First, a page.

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Patient in first UK hand transplant
A 51-year-old man has become the first person in the UK to have a hand transplant.
Doctors at Leeds General Infirmary (LGI) said Mark Cahill underwent the complex, eight hour-long procedure on December 27 when a donor hand became available.
They said a new technique was used which involved Mr Cahill, from Greetland, near Halifax, West Yorkshire, having his non-functioning right hand removed during the same operation as the donor hand was transplanted.
This procedure allowed very accurate restoration of nerve structures and is believed to be the first time this approach has been used, surgeons said.
Consultant plastic surgeon Professor Simon Kay, who led the surgical team, said: "This operation is the culmination of a great deal of planning and preparation over the last two years by a team including plastic surgery, transplant medicine and surgery, immunology, psychology, rehabilitation medicine, pharmacy and many other disciplines.
"The team was on standby from the end of November awaiting a suitable donor limb, and the call came just after Christmas. It was extremely challenging to be the first team in the UK to carry out such a procedure."
Leeds Teaching Hospitals announced in late 2011 that it was starting to look for potential candidates for hand or arm transplants. A spokesman said that since then, the LGI team had been preparing and assessing potential recipients from across the country. Potential patients have gone through a series of health checks and psychological assessment to ensure they have carefully considered the implications of the procedure.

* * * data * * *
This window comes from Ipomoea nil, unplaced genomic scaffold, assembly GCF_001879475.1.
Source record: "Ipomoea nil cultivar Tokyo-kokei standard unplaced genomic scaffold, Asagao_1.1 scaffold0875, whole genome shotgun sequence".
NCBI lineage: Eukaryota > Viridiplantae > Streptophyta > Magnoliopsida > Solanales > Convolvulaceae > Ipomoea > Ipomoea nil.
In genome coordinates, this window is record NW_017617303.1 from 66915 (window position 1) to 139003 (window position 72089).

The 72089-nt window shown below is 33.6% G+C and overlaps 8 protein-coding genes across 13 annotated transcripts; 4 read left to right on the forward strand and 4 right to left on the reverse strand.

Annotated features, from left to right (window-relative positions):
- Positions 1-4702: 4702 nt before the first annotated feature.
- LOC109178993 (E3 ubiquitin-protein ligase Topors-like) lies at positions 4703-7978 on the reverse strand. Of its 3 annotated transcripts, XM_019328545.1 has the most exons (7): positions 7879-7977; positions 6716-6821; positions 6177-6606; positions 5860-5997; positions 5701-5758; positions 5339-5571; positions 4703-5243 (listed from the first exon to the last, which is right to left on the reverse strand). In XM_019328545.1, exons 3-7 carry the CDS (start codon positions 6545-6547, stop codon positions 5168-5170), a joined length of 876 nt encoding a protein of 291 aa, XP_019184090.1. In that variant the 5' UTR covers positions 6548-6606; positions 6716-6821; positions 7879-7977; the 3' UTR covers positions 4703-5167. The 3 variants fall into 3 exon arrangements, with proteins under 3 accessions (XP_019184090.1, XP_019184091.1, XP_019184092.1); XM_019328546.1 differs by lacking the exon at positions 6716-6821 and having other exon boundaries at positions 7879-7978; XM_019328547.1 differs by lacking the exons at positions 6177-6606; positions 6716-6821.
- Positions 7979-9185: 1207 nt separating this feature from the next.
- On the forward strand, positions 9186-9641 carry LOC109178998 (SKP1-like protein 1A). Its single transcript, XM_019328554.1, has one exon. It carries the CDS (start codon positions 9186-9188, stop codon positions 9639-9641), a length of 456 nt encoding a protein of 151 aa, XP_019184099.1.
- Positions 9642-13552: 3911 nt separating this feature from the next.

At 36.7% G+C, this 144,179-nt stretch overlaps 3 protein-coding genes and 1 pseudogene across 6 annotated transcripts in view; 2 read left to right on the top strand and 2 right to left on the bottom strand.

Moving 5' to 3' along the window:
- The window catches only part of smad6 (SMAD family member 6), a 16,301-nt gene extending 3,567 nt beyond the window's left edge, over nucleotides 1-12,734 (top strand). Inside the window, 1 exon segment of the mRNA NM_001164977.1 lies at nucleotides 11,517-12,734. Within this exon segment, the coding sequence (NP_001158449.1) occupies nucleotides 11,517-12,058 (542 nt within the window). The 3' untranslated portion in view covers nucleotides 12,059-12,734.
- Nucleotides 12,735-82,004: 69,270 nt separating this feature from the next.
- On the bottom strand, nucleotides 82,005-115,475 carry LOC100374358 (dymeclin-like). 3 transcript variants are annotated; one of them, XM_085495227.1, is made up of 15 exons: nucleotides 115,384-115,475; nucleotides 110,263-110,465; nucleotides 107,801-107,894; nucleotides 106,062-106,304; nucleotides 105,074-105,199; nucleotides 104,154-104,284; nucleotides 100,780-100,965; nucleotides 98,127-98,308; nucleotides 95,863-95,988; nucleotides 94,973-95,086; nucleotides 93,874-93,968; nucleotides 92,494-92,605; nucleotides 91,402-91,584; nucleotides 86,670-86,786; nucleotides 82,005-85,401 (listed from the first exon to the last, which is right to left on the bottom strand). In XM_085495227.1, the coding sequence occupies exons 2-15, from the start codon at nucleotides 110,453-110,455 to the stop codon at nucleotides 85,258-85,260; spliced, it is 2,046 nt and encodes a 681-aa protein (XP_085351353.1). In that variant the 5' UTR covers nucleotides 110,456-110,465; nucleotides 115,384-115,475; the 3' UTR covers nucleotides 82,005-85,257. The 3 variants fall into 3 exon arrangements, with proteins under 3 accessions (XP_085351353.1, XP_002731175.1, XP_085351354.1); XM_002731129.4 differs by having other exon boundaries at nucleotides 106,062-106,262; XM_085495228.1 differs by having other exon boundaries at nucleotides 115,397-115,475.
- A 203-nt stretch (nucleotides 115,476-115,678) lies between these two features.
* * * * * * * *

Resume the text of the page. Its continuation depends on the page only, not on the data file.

In an interview with ITV's Daybreak, Mr Cahill said: "Eight o'clock on Boxing Day night we got a phone call saying we may have a donor. As you can imagine, the day after Christmas it was quite a shock.
"I'm getting slight movement now, my feeling has just started coming back, but everything's looking very, very good. Long term I won't have 100% use of it, but obviously I'm going to have a lot more use than I had with the existing hand."
"Hopefully I will be able to get back to work for a start, that's a major difference. For a start I might be able to cut my food up, button my shirts, fasten a pair of shoelaces, and mainly I'll be able to hold my grandson's hand," he added.